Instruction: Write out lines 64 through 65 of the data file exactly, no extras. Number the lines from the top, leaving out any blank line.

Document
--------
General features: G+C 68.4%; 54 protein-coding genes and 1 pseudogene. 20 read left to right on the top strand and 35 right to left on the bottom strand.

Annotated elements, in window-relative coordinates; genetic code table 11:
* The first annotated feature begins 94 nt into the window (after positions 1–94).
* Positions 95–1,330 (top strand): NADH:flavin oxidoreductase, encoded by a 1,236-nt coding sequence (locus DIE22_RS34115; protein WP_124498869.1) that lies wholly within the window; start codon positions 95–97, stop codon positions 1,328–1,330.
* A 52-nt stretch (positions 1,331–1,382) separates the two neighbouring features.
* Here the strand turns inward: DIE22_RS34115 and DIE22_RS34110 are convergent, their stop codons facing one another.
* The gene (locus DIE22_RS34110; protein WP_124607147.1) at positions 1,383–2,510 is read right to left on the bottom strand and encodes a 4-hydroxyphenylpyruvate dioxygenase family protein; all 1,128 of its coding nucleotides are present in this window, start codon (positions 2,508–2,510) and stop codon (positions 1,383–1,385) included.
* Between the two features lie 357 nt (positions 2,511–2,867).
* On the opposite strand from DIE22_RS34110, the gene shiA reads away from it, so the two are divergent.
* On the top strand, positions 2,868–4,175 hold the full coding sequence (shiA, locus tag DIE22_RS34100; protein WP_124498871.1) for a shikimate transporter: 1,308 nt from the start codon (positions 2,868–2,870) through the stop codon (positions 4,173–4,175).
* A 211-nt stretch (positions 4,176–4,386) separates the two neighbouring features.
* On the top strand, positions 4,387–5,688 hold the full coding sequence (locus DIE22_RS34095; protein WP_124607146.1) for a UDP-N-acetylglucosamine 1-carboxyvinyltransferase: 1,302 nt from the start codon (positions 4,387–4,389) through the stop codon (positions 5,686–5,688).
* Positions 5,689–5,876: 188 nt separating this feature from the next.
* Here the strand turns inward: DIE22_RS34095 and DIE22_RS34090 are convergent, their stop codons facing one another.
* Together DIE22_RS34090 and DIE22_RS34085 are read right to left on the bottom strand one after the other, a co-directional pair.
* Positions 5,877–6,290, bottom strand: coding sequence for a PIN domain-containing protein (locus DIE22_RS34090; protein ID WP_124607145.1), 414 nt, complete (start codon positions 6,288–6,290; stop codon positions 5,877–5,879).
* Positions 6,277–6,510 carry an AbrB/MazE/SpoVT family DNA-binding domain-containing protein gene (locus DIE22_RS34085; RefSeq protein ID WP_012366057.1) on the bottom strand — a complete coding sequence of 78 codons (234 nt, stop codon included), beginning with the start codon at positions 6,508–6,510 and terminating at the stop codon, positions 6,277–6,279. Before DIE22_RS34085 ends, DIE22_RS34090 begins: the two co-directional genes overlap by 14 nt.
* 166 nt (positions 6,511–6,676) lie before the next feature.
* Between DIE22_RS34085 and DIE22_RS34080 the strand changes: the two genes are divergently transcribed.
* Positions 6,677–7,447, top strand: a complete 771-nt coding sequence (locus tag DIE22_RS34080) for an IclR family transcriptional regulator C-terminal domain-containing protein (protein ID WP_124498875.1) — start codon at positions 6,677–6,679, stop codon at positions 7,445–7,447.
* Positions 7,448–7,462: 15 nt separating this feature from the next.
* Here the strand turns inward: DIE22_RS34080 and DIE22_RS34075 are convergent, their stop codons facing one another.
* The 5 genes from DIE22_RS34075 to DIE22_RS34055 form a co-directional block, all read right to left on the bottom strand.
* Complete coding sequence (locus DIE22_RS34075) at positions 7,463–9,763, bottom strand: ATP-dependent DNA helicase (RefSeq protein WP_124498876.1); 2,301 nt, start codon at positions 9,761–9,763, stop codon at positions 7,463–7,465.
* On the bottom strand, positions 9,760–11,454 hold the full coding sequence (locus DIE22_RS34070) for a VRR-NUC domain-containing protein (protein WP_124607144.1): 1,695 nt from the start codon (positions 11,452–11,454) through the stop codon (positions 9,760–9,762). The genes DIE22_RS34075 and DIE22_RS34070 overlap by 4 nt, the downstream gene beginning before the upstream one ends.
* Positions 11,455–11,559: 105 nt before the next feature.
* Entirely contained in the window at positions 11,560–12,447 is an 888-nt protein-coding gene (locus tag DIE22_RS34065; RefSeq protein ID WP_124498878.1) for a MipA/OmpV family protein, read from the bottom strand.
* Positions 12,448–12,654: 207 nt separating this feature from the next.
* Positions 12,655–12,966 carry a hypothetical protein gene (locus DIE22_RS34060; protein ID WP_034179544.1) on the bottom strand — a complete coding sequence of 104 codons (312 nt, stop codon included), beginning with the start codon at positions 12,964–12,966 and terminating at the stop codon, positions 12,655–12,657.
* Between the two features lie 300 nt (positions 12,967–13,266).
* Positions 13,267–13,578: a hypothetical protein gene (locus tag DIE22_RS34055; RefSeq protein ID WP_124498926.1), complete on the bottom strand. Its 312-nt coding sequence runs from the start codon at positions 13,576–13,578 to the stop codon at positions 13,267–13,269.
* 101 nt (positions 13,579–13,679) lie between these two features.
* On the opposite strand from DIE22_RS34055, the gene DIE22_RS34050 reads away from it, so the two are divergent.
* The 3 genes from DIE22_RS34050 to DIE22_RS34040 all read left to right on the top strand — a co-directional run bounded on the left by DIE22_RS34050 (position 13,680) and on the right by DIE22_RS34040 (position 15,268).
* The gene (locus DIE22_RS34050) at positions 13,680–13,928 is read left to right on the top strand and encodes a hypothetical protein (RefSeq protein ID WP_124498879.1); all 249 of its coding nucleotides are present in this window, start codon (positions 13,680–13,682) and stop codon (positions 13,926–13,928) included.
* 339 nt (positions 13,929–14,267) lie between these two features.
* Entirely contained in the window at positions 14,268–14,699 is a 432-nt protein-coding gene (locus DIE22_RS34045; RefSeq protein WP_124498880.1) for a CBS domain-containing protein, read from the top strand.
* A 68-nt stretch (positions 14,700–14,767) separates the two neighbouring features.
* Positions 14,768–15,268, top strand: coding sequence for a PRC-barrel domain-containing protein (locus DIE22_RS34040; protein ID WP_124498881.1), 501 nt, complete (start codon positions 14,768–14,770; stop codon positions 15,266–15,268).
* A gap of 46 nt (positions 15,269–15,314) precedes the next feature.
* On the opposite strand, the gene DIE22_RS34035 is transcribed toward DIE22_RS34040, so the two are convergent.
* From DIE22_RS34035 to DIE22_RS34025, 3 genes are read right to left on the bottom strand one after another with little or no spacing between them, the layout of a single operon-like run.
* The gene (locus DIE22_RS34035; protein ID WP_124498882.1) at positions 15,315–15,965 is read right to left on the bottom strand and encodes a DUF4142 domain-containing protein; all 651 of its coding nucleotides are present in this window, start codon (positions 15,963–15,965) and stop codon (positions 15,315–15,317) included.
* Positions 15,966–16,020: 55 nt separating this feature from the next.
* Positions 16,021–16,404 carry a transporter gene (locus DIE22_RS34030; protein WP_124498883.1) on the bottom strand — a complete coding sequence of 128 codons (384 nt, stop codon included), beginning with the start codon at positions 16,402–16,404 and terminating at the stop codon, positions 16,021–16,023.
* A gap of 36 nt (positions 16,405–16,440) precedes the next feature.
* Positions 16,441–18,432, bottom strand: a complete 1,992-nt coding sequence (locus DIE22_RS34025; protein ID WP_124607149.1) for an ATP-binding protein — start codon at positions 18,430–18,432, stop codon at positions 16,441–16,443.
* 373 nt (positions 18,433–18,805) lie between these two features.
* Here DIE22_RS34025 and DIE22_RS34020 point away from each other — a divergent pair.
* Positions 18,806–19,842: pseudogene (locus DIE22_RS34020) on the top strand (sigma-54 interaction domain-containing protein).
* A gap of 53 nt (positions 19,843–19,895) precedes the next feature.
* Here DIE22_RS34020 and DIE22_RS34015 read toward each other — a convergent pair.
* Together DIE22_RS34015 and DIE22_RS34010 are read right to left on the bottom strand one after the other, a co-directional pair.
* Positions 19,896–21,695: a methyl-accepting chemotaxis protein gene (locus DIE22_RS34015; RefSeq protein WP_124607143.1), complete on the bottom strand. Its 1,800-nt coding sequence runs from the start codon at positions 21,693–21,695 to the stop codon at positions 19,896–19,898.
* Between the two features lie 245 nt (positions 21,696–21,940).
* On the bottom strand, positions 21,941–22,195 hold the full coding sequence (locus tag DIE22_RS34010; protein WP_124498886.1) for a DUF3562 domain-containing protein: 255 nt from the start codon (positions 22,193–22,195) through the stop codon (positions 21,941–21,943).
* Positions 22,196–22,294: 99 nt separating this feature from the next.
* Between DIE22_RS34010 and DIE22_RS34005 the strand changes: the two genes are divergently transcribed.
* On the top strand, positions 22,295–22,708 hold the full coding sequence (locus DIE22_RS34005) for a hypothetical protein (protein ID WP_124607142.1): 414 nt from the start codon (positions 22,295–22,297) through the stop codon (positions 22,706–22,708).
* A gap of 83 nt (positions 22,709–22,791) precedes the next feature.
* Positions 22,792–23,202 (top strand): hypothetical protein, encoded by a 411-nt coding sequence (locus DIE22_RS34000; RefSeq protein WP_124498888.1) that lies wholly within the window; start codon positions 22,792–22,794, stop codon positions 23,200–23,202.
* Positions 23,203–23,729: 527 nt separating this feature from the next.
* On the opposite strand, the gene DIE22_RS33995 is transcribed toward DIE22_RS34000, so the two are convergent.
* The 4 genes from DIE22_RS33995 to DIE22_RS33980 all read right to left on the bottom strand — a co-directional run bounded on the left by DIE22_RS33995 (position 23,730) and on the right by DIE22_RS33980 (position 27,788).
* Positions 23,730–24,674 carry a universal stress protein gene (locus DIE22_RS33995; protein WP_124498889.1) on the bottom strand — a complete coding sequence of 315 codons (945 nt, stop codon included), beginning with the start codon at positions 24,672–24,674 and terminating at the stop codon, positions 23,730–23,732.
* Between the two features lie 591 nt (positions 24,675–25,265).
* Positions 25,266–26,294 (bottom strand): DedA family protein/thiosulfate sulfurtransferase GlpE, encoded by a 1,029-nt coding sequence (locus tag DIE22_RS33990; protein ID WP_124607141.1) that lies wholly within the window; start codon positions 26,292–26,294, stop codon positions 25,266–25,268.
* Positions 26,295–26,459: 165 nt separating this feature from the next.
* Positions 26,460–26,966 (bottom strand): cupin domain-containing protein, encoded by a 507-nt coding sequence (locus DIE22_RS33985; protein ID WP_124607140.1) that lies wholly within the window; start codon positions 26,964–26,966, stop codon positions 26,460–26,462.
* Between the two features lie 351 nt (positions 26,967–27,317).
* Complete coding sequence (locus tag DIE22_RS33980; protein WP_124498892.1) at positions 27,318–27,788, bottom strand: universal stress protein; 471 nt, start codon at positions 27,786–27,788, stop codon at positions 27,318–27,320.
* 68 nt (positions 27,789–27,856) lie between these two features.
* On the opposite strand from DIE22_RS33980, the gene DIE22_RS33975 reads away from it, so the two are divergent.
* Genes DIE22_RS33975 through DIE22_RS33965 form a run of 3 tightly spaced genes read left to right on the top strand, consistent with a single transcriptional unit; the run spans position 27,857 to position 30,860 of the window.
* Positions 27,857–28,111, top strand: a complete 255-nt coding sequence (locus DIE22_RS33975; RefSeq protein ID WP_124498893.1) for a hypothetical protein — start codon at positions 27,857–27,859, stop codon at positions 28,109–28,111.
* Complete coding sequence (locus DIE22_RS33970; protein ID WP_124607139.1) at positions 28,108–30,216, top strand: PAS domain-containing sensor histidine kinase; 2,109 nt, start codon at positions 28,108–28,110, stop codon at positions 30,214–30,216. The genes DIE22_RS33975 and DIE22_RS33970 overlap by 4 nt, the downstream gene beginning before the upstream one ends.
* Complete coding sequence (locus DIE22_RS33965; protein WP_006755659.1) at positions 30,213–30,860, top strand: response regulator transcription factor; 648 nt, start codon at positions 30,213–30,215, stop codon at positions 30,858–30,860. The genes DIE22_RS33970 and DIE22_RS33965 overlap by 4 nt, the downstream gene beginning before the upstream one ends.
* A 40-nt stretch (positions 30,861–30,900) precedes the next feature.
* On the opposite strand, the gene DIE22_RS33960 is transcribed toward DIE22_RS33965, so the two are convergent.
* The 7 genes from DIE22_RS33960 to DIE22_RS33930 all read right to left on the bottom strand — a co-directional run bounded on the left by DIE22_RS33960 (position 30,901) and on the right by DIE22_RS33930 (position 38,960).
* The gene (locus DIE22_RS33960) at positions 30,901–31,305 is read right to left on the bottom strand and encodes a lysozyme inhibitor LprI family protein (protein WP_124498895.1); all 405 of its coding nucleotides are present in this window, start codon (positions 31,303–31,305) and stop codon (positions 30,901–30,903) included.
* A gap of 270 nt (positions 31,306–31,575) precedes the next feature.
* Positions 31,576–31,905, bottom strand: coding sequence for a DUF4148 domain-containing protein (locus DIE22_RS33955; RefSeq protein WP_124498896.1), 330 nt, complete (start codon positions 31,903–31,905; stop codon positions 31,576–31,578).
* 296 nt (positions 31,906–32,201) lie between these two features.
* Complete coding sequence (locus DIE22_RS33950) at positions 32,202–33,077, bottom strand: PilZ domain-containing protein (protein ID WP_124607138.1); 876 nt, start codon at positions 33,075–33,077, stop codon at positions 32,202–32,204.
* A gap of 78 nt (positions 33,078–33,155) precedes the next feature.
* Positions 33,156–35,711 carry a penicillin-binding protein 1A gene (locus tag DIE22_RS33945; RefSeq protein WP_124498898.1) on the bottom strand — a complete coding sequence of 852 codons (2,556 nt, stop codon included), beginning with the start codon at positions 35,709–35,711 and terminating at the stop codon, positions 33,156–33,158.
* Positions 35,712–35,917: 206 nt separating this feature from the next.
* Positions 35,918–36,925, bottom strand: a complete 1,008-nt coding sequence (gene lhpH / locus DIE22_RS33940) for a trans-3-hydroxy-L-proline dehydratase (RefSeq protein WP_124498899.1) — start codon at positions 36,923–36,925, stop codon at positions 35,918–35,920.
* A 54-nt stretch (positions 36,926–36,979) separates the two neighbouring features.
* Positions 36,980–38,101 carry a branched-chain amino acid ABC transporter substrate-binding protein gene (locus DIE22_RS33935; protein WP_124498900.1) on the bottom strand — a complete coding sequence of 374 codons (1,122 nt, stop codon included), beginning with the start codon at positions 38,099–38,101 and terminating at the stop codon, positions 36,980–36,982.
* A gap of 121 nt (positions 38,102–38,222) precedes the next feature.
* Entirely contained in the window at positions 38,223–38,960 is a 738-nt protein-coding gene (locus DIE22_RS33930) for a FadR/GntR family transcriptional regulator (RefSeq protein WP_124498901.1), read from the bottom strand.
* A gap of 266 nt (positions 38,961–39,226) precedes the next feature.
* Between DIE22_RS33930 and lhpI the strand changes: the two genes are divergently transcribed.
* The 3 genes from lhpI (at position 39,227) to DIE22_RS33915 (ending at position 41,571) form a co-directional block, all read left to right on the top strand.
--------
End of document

* The 4 genes from DIE22_RS33995 to DIE22_RS33980 all read right to left on the bottom strand — a co-directional run bounded on the left by DIE22_RS33995 (position 23,730) and on the right by DIE22_RS33980 (position 27,788).
* Positions 23,730–24,674 carry a universal stress protein gene (locus DIE22_RS33995; protein WP_124498889.1) on the bottom strand — a complete coding sequence of 315 codons (945 nt, stop codon included), beginning with the start codon at positions 24,672–24,674 and terminating at the stop codon, positions 23,730–23,732.